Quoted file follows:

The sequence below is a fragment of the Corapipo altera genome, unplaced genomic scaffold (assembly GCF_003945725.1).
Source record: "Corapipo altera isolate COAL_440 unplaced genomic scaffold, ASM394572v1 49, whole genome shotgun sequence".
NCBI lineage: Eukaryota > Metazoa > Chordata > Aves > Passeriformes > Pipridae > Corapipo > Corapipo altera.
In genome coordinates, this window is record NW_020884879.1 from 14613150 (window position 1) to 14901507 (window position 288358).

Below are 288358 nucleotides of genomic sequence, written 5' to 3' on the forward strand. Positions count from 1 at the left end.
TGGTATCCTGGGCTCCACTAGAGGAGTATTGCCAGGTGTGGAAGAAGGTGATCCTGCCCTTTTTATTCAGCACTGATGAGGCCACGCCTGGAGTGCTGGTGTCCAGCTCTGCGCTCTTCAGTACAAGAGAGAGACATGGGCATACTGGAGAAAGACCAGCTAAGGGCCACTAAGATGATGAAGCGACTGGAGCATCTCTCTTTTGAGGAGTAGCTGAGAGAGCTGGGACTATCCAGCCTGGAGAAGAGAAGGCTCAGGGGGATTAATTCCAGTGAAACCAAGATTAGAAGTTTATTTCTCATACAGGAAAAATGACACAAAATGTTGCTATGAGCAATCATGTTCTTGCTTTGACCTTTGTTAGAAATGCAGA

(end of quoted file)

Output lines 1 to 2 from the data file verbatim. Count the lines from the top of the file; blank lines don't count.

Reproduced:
The sequence below is a fragment of the Corapipo altera genome, unplaced genomic scaffold (assembly GCF_003945725.1).
Source record: "Corapipo altera isolate COAL_440 unplaced genomic scaffold, ASM394572v1 49, whole genome shotgun sequence".